receives compensation from some of the companies listed on this page. Advertising Disclosure


6 Blockchain Uses That Have Nothing to Do With Bitcoin

David Trounce
David Trounce

The technology's potential goes far beyond digital currency.

Blockchain technology can be understood as a public database, accessible across a digital network that can monitor, authorize and record transactions. The technology reduces the need for a middleman or financial institution, since everyone can see the ledger of transactions taking place.

Though the blockchain was developed as a system for payments, the technology's potential applications are endless. As it turns out, blockchain can be used for everything from the fair and legal sharing of online music to land registrations. Here are a few uses of blockchain that have nothing to do with global finance, but a lot to do with other, equally important aspects of business operation.

1. Cloud storage

With most online storage, your data resides on a central server, which delivers your web content when visitors click through to your page. With that cloud usage comes buffering.

A content delivery network is a network of computers that ease that situation. A CDN vastly reduces or even eliminates buffering, because servers around the world will have copies of your data, and upon request, the closest copy can be sent directly to you.

While current cloud storage services are centralized, blockchain can decentralize them. For example, Storj has developed cloud storage that uses a blockchain-powered network with heavy encryption. It allows business to store digital objects in the cloud with greater security and faster delivery. Businesses can even rent out their surplus storage.

2. Processing power

When users mine cryptocurrencies such as Bitcoin, they place their computers into a network that collaborates to complete complex calculations. The Golem Project takes another approach besides generating currency, utilizing the power of mining to offer massive computing power for tasks such as machine learning, graphics rendering, big data analysis, cryptography and science computations.

By harnessing the blockchain, the millions of machines that sit idle for most of the day can be deployed to meet the growing demand of businesses for computing resources, economically and efficiently using existing computing power that would otherwise be redundant. Organizations that need more processing power than their current system offers can rent a PC or data center through Golem's network to create their own supercomputers.

3. Smart contracts

Smart contracts are programmable digitized contracts entered on the blockchain. Because the blockchain is encrypted and features a timestamp, smart contracts could someday replace the need for notaries and legal oversight. The blockchain network validates data for a particular time and confirms the existence of a legally binding agreement. Whereas a traditional contract defines the terms of a transaction, a smart contract can enforce those terms.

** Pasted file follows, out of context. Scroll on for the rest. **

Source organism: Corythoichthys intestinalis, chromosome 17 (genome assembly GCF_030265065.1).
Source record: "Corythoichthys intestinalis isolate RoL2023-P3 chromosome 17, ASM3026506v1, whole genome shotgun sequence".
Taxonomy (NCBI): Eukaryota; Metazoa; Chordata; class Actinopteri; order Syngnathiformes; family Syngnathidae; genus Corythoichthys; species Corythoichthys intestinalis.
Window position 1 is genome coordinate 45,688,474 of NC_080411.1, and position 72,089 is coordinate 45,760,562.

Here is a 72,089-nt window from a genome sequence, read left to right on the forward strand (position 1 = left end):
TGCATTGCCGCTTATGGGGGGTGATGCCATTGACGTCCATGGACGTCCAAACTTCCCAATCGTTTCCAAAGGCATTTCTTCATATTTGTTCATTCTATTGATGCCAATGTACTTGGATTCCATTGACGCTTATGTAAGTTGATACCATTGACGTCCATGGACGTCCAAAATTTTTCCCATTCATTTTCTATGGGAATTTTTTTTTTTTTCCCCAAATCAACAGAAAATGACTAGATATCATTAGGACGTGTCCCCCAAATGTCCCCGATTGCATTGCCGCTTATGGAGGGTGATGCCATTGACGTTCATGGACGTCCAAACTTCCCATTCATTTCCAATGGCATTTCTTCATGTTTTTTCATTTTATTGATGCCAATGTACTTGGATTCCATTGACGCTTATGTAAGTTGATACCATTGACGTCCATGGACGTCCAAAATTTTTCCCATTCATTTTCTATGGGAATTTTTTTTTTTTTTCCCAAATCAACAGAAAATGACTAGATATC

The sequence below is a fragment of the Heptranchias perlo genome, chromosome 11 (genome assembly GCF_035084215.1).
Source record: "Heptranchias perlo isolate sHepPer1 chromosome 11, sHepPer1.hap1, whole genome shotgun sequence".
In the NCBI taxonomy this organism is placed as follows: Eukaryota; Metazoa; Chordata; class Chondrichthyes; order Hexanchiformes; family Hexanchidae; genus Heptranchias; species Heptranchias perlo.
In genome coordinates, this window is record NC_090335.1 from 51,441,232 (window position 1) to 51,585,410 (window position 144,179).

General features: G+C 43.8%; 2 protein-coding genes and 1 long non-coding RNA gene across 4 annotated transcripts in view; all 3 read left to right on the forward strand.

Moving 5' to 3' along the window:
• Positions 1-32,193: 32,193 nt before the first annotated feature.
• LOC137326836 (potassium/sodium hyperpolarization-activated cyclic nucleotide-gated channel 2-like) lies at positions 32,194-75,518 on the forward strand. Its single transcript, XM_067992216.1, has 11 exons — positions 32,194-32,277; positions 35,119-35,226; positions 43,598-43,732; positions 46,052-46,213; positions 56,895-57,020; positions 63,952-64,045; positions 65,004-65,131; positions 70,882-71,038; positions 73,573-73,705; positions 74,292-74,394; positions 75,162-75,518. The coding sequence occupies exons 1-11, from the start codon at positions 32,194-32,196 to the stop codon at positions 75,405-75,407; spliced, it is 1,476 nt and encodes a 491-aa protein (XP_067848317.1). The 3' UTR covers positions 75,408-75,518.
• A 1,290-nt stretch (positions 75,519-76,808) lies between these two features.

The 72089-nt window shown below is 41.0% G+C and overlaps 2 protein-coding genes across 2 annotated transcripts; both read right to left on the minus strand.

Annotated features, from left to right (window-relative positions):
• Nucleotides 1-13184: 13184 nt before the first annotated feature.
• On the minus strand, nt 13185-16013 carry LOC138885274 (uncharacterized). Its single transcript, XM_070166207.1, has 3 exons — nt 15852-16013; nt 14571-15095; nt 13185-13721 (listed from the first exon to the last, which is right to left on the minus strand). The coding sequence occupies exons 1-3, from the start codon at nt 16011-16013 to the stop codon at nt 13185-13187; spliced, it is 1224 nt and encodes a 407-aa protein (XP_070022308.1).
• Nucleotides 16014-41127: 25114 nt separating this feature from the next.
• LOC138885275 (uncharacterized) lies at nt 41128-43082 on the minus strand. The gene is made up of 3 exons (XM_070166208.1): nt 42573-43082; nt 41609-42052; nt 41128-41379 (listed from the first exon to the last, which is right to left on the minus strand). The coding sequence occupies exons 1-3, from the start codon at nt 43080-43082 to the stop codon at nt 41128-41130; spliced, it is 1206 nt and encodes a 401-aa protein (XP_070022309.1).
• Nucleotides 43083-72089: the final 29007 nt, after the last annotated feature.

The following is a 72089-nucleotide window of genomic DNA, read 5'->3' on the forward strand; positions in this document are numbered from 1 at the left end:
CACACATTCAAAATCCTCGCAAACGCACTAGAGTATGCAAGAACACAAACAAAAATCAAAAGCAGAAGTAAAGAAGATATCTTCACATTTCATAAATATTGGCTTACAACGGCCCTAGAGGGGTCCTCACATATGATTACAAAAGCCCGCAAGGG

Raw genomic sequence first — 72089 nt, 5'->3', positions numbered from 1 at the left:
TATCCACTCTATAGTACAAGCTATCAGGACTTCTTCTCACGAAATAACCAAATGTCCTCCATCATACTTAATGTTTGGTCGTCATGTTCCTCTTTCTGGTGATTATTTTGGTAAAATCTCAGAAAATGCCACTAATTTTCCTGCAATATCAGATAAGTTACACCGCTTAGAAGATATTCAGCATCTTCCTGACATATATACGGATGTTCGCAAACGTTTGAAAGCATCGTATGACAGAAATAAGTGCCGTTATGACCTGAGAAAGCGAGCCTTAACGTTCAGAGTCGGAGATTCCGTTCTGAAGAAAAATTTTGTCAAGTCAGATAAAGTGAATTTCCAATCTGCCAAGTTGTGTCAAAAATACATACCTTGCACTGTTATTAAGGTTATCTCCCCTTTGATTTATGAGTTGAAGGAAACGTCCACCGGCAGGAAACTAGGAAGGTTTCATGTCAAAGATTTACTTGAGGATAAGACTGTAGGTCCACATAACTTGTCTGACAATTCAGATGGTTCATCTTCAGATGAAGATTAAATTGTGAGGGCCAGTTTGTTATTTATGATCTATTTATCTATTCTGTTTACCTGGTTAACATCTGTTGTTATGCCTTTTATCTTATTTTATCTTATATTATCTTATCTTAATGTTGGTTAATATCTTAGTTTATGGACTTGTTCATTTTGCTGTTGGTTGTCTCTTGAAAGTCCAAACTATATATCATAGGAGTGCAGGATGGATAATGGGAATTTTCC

How does it work? Like vending machines, smart contracts operate on if-then scenarios. If you drop a coin in the slot, a bag of chips will fall out. In the case of a smart contract, payment in cryptocurrency is automatically processed upon delivery of product or service.

Say, for example, two people agree to pay $100 upon delivery of a particular piece of content. The smart contract would specify payment details, conditions, timeframes, the parties' identities – everything a traditional contract normally includes. When the predefined conditions are met, the funds are automatically released, per the agreed-upon terms.

Contracts, legal paperwork and other business documents are frequently sent back and forth between parties who edit and update them each step of the way. The process makes identity as well as version control a real battle. Perhaps blockchain can provide a solution. Digital signatures, for example, can deliver unique digital identities for every version of a document.

Combined with the extra encryption of the blockchain and the coded automation of processes, smart contracts can offer practically any industry a cost-effective way to increase the efficacy of business agreements. Smart contracts ensure a very specific and limited set of computer-guaranteed outcomes that avoid confusion and the potential for litigation.

4. Digital identities